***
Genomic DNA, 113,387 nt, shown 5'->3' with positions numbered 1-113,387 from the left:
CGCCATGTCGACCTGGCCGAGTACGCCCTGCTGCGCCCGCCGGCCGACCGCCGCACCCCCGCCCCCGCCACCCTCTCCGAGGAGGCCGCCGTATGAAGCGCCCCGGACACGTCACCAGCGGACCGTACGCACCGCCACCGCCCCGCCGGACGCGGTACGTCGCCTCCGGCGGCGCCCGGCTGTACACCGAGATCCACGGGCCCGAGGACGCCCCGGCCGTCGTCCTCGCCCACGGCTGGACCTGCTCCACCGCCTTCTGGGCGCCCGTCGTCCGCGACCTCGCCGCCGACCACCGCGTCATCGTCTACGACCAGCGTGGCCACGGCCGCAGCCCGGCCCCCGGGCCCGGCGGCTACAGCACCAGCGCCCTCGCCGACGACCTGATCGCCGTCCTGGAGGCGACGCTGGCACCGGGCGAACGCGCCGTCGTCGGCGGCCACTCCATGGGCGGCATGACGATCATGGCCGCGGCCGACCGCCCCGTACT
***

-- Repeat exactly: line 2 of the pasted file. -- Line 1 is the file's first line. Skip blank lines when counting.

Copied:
CGCCATGTCGACCTGGCCGAGTACGCCCTGCTGCGCCCGCCGGCCGACCGCCGCACCCCCGCCCCCGCCACCCTCTCCGAGGAGGCCGCCGTATGAAGCGCCCCGGACACGTCACCAGCGGACCGTACGCACCGCCACCGCCCCGCCGGACGCGGTACGTCGCCTCCGGCGGCGCCCGGCTGTACACCGAGATCCACGGGCCCGAGGACGCCCCGGCCGTCGTCCTCGCCCACGGCTGGACCTGCTCCACCGCCTTCTGGGCGCCCGTCGTCCGCGACCTCGCCGCCGACCACCGCGTCATCGTCTACGACCAGCGTGGCCACGGCCGCAGCCCGGCCCCCGGGCCCGGCGGCTACAGCACCAGCGCCCTCGCCGACGACCTGATCGCCGTCCTGGAGGCGACGCTGGCACCGGGCGAACGCGCCGTCGTCGGCGGCCACTCCATGGGCGGCATGACGATCATGGCCGCGGCCGACCGCCCCGTACT